On caregivers, faith, family, and writing…

Published in the Rains County Leader on July 13, 2021:

This city girl had another new experience Saturday – I picked peaches for the first time. I have bought a half bushel at a farmers market and spent hours putting them into bags destined for the freezer, but I had never taken them off the tree.

Connie (across the street) had a bumper crop from her two trees this year. After putting ten bags in the freezer and having a tray full ripening on her counter, she invited me over to pick some. The first thing I learned about picking peaches is that the trees are designed for those of us who are height challenged. No step ladder required like the time I picked figs from Dirk and Pat’s trees.

Strange things sometimes happen while you’re harvesting. Some of the peaches were very close together, and while I was trying to pick a particularly reluctant one, the one next to it flung itself toward the ground. I don’t know if it was intentional, but the poor thing landed on the blade of a mole-chasing windmill and cut itself almost in half. Since the work was already half done, I sliced that one up when I got home, and we had it for dinner.

Although the peaches were a beautiful red color, they were still a bit hard. Connie said I could just leave them out on the counter to ripen. The ones she had in her ripening tray were covered with first a paper towel and then a hand towel. I didn’t know if that was a ripening method or a way to keep Max, the snack-stealing dog, out of them, so I checked Google when I got home. The preferred method is to place the fruit in a tightly closed brown paper bag where it will capture and hold the ethylene gas, a ripening agent given off by the peaches. They’re supposed to ripen in a day or two which is good. I’m leaving for a four-day women’s retreat on Wednesday, and I have a lot of peeling and slicing to do before I go.

While I was on the computer, I also looked up freezing methods. The three I found were all very similar, but one suggested blanching and peeling the fruit first. Since I prefer mine peeled, I’ll probably use that one. I also looked for a peach cobbler recipe. I have several good ones, but I have yet to find the one that makes David melt and turn into a puddle on the floor, so I keep looking. If you have one you and your family really love, feel free to email it to me.

I filled one and a half sacks and Connie filled one half full before we decided to leave the rest to ripen a bit more. We went inside to sit and cool off for a while – and chat, of course. I felt something tickling my face, and when I ran my hand across my cheek, a small tick fell into my lap. I managed to catch it in a napkin and send it to its eternal reward, but the rest of the day I kept feeling like things were crawling on me.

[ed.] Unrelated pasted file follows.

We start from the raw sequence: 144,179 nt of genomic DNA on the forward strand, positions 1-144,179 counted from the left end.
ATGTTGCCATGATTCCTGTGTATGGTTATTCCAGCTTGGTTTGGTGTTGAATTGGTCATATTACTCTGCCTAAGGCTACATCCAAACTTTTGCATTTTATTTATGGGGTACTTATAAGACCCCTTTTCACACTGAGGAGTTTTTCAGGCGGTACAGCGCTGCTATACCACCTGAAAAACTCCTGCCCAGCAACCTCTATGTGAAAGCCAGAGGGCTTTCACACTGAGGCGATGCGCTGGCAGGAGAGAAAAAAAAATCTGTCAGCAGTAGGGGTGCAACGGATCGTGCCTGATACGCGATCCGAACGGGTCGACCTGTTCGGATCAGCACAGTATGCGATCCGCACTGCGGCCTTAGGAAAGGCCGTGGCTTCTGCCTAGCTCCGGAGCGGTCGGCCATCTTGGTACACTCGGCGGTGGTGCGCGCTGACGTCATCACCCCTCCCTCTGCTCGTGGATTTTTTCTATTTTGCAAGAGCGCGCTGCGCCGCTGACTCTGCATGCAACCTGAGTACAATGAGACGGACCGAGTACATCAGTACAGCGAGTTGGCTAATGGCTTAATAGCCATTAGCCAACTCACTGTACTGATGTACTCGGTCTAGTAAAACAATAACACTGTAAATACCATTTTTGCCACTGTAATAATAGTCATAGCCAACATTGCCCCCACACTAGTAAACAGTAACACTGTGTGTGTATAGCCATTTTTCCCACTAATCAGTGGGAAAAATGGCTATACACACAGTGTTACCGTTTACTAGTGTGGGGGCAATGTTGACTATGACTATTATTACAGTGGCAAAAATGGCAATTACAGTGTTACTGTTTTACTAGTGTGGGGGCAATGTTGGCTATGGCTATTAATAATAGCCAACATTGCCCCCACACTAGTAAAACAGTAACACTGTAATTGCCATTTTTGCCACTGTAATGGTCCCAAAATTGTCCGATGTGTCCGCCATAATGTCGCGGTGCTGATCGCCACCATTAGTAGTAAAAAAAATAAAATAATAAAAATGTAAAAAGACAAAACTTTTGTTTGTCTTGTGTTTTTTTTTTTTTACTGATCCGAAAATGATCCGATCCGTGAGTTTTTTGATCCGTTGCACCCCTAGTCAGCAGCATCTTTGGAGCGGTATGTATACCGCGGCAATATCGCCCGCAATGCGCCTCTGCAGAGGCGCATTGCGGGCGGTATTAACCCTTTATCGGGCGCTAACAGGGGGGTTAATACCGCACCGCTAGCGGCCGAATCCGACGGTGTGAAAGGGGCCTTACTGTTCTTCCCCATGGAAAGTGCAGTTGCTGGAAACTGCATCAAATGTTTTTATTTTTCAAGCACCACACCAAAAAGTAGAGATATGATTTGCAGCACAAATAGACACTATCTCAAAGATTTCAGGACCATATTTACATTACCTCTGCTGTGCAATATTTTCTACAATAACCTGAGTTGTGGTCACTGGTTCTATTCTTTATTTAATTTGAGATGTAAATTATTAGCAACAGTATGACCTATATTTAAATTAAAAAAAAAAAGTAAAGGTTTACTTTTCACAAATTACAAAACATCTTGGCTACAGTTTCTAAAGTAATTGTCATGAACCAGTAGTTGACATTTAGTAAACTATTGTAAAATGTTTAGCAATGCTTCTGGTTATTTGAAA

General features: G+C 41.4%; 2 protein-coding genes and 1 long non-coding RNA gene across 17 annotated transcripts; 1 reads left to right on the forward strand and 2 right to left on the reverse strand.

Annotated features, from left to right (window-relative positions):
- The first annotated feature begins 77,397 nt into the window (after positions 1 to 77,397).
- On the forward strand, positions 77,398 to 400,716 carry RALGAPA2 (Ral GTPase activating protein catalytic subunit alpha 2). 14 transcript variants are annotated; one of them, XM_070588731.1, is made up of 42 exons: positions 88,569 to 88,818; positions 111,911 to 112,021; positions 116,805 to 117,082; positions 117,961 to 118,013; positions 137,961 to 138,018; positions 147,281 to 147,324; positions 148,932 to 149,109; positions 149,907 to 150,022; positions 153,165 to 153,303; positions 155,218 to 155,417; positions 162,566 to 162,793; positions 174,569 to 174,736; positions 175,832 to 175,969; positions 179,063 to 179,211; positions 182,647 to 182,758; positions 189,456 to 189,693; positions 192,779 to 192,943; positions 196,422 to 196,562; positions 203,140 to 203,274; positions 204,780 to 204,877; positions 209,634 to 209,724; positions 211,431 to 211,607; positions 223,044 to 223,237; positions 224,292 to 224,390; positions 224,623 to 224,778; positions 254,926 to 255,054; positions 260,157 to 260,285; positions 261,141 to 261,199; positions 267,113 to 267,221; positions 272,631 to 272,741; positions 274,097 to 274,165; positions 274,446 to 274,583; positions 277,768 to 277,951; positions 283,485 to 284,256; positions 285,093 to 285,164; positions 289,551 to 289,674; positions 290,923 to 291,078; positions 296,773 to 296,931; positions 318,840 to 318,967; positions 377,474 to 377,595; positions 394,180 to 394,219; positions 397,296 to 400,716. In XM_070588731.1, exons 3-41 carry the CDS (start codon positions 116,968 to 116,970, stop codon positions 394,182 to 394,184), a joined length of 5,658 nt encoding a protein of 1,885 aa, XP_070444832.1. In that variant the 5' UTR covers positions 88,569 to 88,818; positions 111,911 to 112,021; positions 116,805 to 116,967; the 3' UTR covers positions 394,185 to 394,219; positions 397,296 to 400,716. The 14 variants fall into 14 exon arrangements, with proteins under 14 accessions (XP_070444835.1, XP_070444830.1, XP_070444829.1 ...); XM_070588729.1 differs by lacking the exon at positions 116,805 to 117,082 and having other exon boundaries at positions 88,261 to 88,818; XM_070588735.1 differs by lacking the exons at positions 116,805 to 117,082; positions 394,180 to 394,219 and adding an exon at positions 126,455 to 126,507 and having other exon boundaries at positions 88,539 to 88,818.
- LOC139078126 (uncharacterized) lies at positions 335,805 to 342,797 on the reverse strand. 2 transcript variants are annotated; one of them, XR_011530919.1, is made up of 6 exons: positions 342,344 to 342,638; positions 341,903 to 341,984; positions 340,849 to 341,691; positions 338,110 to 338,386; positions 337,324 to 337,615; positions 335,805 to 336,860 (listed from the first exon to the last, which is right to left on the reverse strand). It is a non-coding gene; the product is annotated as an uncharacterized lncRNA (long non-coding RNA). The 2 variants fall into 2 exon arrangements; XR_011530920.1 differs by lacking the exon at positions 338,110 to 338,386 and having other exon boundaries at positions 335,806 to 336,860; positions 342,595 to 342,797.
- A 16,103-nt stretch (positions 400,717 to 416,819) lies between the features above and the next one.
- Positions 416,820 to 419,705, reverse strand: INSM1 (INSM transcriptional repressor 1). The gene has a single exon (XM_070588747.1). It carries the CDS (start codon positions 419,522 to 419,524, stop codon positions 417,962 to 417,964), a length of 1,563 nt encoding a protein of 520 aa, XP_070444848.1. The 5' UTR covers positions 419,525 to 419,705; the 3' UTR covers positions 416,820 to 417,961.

David and I have lived in Emory for over ten years now, but I continue to learn more and more about living the country life. I guess it takes a long time to overcome decades in the city. But one thing I don’t think I’ll ever overcome no matter how long I live here. I’m still a city girl when it comes to crawly things, and I still hate bugs.

Blessings,

Linda

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Fallen Angel Salvage

Tatia’s Tattoo

Mom’s Long Goodbye

A Long and Winding Road

Comments on: "Picking Peaches | by Linda Brendle" (2)

  1. Diane McDowell said:

    Hi, Linda! I enjoy your posts! I do not have a good cobbler recipe, but I want to share this one for fresh peach crisp. It is easier than a cobbler, I think, and so delicious! Maybe you will find it interesting enough to try.

    Fresh Peach Crisp 2 1/2 lbs fresh peaches (about 8) 1 cup sifted flour 1 cup sugar 1/4 tsp salt 1/2 tsp cinnamon 1/2 cup soft butter or margarine Light cream, if desired for serving

    Preheat oven to 375 degrees. Lightly grease an 8x8x2 inch baking dish. Wash peaches; peel and cut in halves. Remove pits. Slice peaches into the prepared baking dish. Sift flour with sugar, salt & cinnamon in medium bowl. Using pastry blender or two knives, cut butter into flour mixture until it resembles coarse cornmeal. Sprinkle evenly over peaches. Bake 45-50 minutes or until topping is golden and peaches are tender.

    Serve warm, with cream. Or ice cream! Or plain – it is delicious, even after cooling!

    Your MHS classmate, Diane LaFerney McDowell

    ________________________________

    • Hi Diane,
      The peach crisp looks delicious. I have save it to my recipe file. Thanks for sending it!
      Are you planning to come to the reunion in November (or whenever it is)?
      Hope you and yours are all well and safe.
      Blessings,
      Linda

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